What special rules apply to a buyer who is purchasing property in Texas from a foreign seller? (Updated Feb. 24 2016)

The Foreign Investment in Real Property Tax Act of 1980 (FIRPTA) requires buyers in certain transactions involving foreign sellers to withhold up to 15% of the amount realized by the foreign seller for federal taxes. The amount realized is usually the sales price.

If the buyer does not plan to use the property as the buyer's primary residence, 15% of the sales price must be withheld and reporting is required.

If a property’s sales price is $300,000 or less, and the buyer plans to reside at the property, then nothing needs to be withheld and no reporting is required.

If the property's sales price is between $300,001 and $1,000,000, and the buyer will use the property as the buyer's primary residence, 10% of the sales price must be withheld and reporting is required.

On sales exceeding $1,000,000, 15% must be withheld and reporting is required regardless of how the buyer uses the property.

The buyer should use IRS Form 8288 and IRS Form 8288-A to withhold the tax. For help filling out these forms, the buyer can visit the IRS webpage devoted to FIRPTA and the forms, or consult his attorney.

Does either agent have liability in a transaction with a foreign seller? (Updated Feb. 24, 2016)

Possibly. If the seller provides a certification stating that he or she is not a foreign person, the buyer will not be required to withhold any tax if the sale results in a gain for the seller. However, if the buyer has knowledge that the certification from the seller is false and accepts it anyway, the buyer will be responsible for paying the 15% tax on the amount realized by the seller on the sale of the property.

The same holds true if either agent has actual knowledge that the certification is false. If that agent does not notify the buyer of this knowledge, the agent will be responsible for paying the tax to the IRS.

What if I represent a foreign seller and he cannot afford to have the 15% tax taken out of his proceeds? (Updated Feb. 24, 2016)

The seller may request an adjustment of the amount withheld from the IRS by filing a withholding certificate application (IRS Form 8288-B). The buyer or buyer’s agent can also request this adjustment.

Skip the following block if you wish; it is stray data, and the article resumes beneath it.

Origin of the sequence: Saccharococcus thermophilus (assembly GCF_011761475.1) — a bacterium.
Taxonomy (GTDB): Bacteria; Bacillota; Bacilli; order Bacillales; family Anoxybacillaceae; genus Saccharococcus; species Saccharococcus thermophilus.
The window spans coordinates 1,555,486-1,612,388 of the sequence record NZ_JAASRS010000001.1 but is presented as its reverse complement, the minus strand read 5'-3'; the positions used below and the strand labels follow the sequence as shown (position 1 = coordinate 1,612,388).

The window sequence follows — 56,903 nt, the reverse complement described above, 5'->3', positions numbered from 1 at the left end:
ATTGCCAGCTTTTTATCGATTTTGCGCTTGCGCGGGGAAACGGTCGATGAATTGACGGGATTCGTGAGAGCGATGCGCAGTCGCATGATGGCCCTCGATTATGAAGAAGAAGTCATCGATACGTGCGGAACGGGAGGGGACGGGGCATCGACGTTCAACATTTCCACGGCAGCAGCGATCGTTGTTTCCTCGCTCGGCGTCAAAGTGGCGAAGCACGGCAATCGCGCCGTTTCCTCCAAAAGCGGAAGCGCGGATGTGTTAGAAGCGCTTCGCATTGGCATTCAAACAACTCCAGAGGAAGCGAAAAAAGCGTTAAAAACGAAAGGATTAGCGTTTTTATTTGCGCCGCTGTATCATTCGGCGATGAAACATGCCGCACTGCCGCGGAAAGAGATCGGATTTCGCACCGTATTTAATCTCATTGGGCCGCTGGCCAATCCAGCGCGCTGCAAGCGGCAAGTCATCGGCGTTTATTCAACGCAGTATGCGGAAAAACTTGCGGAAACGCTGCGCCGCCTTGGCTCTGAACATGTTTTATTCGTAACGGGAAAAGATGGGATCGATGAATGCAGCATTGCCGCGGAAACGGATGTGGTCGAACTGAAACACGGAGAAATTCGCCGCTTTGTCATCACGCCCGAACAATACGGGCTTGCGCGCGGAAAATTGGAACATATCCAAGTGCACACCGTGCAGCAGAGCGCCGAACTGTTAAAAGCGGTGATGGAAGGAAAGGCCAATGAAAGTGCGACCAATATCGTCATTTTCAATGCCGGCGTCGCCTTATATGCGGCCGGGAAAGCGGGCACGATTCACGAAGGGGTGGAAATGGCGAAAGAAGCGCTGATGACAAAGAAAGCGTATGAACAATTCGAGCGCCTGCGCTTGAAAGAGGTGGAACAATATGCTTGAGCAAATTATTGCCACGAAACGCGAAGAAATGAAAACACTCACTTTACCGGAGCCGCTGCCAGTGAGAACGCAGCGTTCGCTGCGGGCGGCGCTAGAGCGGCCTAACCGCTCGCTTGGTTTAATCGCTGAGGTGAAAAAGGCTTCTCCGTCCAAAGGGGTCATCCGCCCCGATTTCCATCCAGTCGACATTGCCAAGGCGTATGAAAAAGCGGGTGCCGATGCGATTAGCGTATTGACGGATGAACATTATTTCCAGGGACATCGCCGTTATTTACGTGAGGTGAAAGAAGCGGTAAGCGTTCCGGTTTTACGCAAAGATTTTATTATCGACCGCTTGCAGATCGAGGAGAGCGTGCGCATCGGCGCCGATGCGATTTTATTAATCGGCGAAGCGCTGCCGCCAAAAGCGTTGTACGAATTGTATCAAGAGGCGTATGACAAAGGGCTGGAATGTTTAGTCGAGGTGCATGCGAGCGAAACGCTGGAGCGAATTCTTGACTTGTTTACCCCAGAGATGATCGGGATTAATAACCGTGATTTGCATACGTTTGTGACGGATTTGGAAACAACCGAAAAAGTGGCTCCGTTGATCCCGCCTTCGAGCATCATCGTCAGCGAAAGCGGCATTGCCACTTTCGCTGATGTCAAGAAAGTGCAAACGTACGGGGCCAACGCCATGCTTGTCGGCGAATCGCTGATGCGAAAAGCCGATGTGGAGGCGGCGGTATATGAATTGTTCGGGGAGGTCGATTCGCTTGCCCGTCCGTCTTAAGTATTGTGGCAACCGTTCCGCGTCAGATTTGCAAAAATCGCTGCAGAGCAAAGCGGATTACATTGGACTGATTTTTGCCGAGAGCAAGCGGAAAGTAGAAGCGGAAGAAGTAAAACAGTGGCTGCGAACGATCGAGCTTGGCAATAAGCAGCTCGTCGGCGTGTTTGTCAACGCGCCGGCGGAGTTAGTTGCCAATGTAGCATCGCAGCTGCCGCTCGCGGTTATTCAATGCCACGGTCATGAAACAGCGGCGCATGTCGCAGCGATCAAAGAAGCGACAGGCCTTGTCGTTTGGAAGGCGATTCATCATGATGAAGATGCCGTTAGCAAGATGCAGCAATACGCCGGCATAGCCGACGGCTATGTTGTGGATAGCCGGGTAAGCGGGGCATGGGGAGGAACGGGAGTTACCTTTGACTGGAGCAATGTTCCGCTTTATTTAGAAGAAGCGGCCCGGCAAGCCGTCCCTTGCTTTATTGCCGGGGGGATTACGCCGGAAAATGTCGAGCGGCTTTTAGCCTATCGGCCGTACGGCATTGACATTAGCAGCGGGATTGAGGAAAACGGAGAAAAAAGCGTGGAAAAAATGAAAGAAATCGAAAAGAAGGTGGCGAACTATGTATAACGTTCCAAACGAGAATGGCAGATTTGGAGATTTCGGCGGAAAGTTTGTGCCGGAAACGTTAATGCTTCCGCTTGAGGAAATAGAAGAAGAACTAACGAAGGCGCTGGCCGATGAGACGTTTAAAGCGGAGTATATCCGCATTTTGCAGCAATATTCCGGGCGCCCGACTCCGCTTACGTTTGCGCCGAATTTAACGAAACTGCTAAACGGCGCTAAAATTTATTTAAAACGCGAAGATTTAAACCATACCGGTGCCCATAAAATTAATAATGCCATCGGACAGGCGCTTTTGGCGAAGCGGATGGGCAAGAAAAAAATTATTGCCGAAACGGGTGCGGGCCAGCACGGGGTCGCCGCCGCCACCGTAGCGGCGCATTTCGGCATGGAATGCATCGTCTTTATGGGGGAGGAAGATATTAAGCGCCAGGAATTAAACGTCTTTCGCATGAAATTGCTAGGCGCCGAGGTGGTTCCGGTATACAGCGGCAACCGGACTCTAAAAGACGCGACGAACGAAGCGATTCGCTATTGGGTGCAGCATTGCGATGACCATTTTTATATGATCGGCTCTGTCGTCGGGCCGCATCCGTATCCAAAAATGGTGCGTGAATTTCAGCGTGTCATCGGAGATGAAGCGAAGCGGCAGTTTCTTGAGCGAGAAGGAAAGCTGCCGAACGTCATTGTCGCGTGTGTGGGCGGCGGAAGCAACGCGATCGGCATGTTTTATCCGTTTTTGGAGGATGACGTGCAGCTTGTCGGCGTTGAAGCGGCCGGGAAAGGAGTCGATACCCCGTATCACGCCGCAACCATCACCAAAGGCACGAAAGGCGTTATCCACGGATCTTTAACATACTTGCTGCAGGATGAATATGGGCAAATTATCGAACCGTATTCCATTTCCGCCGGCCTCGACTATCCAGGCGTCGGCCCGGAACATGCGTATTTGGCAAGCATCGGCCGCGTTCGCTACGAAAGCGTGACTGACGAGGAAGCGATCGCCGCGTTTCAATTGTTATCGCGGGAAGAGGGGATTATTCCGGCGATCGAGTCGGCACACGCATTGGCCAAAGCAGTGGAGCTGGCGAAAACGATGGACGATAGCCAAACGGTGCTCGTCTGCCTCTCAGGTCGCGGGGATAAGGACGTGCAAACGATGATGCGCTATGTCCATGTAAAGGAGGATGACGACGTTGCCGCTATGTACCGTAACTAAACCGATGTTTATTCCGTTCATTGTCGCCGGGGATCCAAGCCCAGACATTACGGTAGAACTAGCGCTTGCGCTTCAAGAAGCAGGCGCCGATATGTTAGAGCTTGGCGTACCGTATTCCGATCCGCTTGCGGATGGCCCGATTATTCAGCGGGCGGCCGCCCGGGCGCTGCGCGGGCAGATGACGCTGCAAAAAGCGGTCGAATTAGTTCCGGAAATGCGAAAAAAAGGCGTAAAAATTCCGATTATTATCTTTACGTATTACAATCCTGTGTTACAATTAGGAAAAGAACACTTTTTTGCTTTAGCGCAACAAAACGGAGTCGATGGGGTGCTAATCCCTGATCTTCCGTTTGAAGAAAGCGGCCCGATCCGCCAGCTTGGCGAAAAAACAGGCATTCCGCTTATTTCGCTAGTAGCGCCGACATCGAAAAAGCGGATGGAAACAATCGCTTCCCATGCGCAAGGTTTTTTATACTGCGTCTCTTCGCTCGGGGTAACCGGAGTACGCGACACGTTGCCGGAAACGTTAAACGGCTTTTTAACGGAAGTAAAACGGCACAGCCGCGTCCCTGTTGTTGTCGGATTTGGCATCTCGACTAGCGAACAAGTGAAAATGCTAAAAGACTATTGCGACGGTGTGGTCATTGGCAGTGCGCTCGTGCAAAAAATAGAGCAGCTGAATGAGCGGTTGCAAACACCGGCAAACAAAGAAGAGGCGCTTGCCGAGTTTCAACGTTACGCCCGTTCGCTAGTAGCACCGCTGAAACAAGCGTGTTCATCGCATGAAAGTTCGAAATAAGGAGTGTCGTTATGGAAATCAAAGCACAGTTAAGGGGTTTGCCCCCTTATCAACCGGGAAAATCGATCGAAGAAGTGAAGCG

The IRS will generally act on the request within 90 days of receipt of an application. A seller who applies for an adjusted withholding must notify the buyer in writing that the certificate has been applied for no later than the closing date. Since the seller’s agent may not make the request on behalf of the seller, the seller’s agent should discuss the withholding certificate with the seller as an option during the negotiation process.

Get more information on withholding certificates

Legal Disclaimer: The material provided here is for informational purposes only and is not intended and should not be considered as legal advice for your particular matter. You should contact your attorney to obtain advice with respect to any particular issue or problem. Applicability of the legal principles discussed in this material may differ substantially in individual situations.

While the Texas Association of REALTORS® has used reasonable efforts in collecting and preparing materials included here, due to the rapidly changing nature of the real estate marketplace and the law, and our reliance on information provided by outside sources, the Texas Association of REALTORS® makes no representation, warranty, or guarantee of the accuracy or reliability of any information provided here or elsewhere on Any legal or other information found here, on, or at other sites to which we link, should be verified before it is relied upon.